20 TortoiseGit  TortoiseGit is a GUI (graphical user interface) for using the Git SCM (source code management system) on Windows. It is a port of TortoiseSVN. At the time this mini-review was written, TortoiseGit is still under development (that is, not yet feature-complete), although it can already commit files, show the log, show a diff of two versions, create branches and tag revisions.
    21 TortoiseHg  TortoiseHg is a shell extension for Windows that provides a GUI (graphical user interface) and Windowsexplorer integration for the Mercurial SCM software. It has some similarity to the other “Tortoise” clients for CVS, SVN and Git.
    22 TortoiseSVN  TortoiseSVN is a Windows Subversion client (see elsewhere on this page for Subversion), implemented as a Windows explorer shell control. As such, it has all the usual features of a source code control system, as well as the ability to version folders, rename and delete files, etc. You can check in/out files and folders via the right-click menu, delete files from the revision control system, revert to anold version, check the logs, merge files, check the difference between the current version and an older version,etc, directly from the Windows explorer shell. TortoiseSVN works on Windows 95, 98, 98SE, ME, 2000, XP (although you need IE 5.5 or later installed on the earlier systems). There is limited support for Windows Vista as well.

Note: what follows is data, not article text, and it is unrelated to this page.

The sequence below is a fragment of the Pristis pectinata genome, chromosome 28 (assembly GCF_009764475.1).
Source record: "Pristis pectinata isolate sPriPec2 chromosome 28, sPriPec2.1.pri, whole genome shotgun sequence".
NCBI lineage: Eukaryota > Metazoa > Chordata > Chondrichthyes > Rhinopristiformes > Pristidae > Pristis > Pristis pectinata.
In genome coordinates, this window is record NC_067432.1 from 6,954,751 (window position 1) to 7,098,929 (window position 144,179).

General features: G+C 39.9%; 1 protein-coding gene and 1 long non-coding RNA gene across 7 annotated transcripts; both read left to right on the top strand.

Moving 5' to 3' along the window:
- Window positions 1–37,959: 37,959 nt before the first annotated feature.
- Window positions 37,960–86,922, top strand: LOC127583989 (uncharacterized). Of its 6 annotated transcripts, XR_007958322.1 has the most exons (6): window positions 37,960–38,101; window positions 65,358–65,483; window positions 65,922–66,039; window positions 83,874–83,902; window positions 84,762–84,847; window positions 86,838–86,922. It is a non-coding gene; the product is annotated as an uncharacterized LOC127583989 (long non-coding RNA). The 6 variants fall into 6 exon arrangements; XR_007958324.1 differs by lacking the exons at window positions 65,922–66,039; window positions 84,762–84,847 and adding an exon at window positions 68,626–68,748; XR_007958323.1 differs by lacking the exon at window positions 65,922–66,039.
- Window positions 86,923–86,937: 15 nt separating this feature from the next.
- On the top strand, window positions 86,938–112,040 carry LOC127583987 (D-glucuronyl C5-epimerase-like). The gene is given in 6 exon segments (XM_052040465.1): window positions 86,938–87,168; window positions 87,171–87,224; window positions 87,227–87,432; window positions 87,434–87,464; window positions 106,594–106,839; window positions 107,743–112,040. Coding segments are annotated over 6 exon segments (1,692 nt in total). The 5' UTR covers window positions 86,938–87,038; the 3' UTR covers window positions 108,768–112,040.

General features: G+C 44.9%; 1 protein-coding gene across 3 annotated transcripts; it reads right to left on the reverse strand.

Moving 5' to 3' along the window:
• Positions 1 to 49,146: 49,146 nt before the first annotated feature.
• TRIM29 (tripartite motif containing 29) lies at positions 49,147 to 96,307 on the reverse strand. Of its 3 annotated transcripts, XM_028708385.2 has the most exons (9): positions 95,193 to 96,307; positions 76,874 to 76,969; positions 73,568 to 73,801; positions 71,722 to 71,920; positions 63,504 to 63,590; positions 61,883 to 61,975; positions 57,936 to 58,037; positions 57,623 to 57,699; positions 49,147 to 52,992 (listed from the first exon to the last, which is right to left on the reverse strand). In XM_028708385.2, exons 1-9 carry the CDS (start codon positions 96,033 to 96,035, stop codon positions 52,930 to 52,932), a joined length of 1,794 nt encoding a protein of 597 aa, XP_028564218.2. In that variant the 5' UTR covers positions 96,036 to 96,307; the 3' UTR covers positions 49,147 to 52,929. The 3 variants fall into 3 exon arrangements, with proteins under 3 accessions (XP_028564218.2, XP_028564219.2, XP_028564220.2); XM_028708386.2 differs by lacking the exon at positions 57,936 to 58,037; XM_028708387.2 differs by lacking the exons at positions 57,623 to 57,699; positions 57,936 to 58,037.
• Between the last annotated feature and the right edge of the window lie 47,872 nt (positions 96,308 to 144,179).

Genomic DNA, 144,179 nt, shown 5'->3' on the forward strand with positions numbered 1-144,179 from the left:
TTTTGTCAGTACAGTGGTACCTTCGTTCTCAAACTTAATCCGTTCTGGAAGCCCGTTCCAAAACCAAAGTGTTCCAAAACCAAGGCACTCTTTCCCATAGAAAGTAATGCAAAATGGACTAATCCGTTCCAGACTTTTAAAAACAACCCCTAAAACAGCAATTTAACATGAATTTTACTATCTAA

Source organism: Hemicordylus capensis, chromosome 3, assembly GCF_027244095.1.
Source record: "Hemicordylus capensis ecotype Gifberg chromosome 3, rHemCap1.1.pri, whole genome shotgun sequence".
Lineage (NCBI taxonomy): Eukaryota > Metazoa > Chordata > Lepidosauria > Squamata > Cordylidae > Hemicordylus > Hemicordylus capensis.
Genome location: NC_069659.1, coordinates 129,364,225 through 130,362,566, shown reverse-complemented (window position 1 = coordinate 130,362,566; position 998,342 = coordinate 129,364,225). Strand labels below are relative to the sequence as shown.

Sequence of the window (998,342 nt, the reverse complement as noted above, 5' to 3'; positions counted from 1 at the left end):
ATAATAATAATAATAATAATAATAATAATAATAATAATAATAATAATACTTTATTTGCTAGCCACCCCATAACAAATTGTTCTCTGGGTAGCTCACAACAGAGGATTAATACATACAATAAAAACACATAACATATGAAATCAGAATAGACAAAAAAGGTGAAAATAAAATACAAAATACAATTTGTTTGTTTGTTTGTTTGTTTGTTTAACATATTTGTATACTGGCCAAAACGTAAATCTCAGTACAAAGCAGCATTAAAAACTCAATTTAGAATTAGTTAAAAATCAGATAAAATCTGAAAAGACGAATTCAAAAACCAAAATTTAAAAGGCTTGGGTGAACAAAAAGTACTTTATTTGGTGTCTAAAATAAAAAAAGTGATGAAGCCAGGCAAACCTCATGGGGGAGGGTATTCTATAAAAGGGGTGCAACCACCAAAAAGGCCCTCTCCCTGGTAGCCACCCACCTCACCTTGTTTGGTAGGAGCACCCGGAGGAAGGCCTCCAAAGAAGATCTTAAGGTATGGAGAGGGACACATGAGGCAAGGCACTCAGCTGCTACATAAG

23 TortoiseCVS  TortoiseCVS is an easy-to-use version control for Windows that allows you to work with CVS files (whether local or on a CVS server). It integrates directly into Windows explorer, and yet allows you to limit the amount of integration so that your system does not become sluggish. You can simply right click on the files or folders you want to manage using version control, select the necessary procedure to apply, and Tortoise CVS will do the necessary. It shares its features for source code management (SCM) with CVS.
    24 Vesta Configuration Management System  Vesta is a portable SCM system that is able to handle both small and large software projects(eg 10 million source lines). Originally developed at the Compaq/Digital Systems Research Center, and later used by the Compaq Alpha microprocessing group, it was later released by Compaq under the GNU LGPL. It runs on Linux and the Compaq Tru64 Unix on Alpha.

    Source : thefreecountry